When you look at the landscape across the Prairies, there’s currently all weather happening — from sunshine and seeding, to snow still covering fields.
Pulse crops require a little bit of different attention in numerous ways, but an imperative thing you have to keep in mind before that seed goes in the ground is — do I have to to worry about herbicide carryover from the previous year or even years?
Given the year that was 2018 and 2019, Andrew Reid, technical service specialist for BASF Canada, says in this Pulse School episode that there are many pockets of the Prairies that really do have to keep a close eye on potential residue. However, if you are in an area that received a fair amount of moisture towards the end of summer 2019, you are at much less risk for carryover, as the moisture helps with the breakdown of those residual products.
If you are in one of those areas, Reid says as a pulse producer, you can focus your energy on other things, when it comes to following the re-cropping restrictions that we have on labels.
“With more moisture coming later last summer, that adds a little more peace of mind to those producers that they can safely recrop and not have to worry about dealing with any carryover injury,” he explains. However, that being said, there are still some areas that really need to keep residual carryover in the forefront of their minds.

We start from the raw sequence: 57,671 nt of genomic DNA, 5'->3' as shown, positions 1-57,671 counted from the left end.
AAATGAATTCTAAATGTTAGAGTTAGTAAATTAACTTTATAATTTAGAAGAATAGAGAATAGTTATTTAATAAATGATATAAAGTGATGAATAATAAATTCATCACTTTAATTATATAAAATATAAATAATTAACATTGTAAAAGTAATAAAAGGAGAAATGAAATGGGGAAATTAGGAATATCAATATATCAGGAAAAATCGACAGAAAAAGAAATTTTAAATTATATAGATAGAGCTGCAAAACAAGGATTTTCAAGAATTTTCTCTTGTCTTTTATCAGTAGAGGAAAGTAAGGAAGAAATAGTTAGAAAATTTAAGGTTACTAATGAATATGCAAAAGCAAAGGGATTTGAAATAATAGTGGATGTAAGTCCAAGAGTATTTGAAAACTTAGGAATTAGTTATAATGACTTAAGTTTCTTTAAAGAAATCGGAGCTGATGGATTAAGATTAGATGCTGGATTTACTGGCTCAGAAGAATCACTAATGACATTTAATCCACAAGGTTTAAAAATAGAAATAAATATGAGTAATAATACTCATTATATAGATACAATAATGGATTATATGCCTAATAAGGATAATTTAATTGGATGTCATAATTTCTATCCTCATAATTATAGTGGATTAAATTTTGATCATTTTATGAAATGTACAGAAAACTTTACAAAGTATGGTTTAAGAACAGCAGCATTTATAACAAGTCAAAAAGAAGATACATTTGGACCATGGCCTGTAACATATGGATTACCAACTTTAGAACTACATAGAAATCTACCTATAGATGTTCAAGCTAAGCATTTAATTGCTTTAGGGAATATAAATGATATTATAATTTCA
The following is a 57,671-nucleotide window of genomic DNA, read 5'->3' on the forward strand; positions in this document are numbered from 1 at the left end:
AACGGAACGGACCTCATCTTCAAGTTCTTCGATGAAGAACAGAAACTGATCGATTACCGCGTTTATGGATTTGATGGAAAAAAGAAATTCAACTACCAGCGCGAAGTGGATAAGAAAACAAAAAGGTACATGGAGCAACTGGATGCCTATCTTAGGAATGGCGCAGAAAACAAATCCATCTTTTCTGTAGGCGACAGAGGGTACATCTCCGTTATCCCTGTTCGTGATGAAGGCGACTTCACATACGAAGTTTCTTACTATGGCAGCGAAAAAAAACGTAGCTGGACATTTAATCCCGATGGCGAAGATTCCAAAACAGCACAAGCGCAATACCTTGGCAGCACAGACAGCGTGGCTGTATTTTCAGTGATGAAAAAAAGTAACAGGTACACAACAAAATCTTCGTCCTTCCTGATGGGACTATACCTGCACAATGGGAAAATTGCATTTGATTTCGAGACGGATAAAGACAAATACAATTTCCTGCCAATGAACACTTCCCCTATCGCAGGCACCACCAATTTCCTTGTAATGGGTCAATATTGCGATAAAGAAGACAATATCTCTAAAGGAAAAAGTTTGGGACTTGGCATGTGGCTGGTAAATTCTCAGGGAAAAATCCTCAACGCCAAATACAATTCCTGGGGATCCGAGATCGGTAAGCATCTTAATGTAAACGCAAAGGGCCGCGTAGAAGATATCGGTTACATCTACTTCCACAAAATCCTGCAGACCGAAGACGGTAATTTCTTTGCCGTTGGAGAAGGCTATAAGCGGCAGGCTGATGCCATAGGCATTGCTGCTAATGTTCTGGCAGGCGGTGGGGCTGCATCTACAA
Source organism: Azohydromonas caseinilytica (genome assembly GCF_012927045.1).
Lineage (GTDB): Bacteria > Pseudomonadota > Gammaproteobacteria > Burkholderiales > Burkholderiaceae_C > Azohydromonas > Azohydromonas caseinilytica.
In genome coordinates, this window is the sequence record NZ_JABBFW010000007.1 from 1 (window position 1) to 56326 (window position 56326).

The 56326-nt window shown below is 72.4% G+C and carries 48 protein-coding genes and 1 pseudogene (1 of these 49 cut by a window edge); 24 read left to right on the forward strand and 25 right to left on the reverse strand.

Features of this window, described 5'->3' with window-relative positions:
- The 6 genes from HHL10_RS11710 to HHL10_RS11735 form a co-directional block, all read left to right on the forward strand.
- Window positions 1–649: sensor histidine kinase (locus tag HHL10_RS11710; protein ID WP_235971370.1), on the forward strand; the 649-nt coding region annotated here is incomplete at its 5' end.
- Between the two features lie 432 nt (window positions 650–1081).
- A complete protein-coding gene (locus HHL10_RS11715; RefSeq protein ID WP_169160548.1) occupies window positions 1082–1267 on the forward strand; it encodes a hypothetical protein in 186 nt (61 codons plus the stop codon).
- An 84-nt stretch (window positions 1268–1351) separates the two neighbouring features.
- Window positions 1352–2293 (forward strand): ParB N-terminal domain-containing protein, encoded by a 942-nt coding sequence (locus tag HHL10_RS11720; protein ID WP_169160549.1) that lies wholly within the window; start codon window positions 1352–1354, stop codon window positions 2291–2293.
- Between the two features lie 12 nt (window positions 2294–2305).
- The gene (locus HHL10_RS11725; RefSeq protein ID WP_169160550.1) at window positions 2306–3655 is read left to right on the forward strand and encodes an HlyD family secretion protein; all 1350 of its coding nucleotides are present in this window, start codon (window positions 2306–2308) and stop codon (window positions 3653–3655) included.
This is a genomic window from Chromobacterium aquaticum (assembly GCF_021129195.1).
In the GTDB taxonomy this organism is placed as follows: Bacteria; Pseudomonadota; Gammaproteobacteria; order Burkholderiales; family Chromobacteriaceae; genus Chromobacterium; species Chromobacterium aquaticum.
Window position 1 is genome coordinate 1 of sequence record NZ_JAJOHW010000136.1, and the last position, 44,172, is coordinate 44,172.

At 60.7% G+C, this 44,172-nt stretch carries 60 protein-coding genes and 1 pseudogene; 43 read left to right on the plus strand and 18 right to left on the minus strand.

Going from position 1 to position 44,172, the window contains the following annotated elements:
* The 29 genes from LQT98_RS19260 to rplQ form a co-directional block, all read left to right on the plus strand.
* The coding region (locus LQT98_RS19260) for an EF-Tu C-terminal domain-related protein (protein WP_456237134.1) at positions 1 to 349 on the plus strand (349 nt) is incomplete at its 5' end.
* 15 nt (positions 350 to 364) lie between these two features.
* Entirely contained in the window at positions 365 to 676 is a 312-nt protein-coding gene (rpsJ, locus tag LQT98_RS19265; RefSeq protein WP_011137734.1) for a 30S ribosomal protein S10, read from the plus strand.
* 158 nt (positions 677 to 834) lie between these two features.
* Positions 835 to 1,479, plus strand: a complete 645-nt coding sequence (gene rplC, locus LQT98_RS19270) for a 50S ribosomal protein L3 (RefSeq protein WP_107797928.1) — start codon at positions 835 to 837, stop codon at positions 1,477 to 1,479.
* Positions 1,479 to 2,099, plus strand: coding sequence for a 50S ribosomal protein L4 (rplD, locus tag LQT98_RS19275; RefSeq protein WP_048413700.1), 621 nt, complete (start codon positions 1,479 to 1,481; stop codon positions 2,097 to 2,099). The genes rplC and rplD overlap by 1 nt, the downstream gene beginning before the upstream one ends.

“There’s an area in southern Alberta, a lot of it is through the heart of the irrigation district. But even down into the southeast corner of the province, right up to the Saskatchewan border, we’ve identified those dryland acres as a higher risk for 2020. They were incredibly dry last summer. They didn’t catch a lot of those later rainfalls that southern Saskatchewan did, so, unfortunately, they are still in a situation where they may have to be cautious of dealing with carryover for 2020,” he explains, adding that anyone who has applied a significant amount of irrigation after the herbicide application will not have to worry about this.
Reid also says if you go along the Saskatchewan/Alberta border, there is a couple of pockets into Saskatchewan, right in the south-west corner, as well as a pocket around the Kindersley, Sask. area. However, the risks are not nearly as high as they’ve been in the last two years. The complicated part of this all is testing for residue — because to date, Reid says there really isn’t anything around for testing purposes.
“You can do soil tests, you can test for active ingredients, but even if you find it, it doesn’t mean there’s no good correlation between the amount of active ingredient you find in a soil test and level of risk for crop injury,” Reid says. “The best recommendations we can still make is based on our product labels, and the rainfall/environmental conditions the year before.”
Check out the full conversation between Andrew Reid and RealAgriculture’s Shaun Haney, below:
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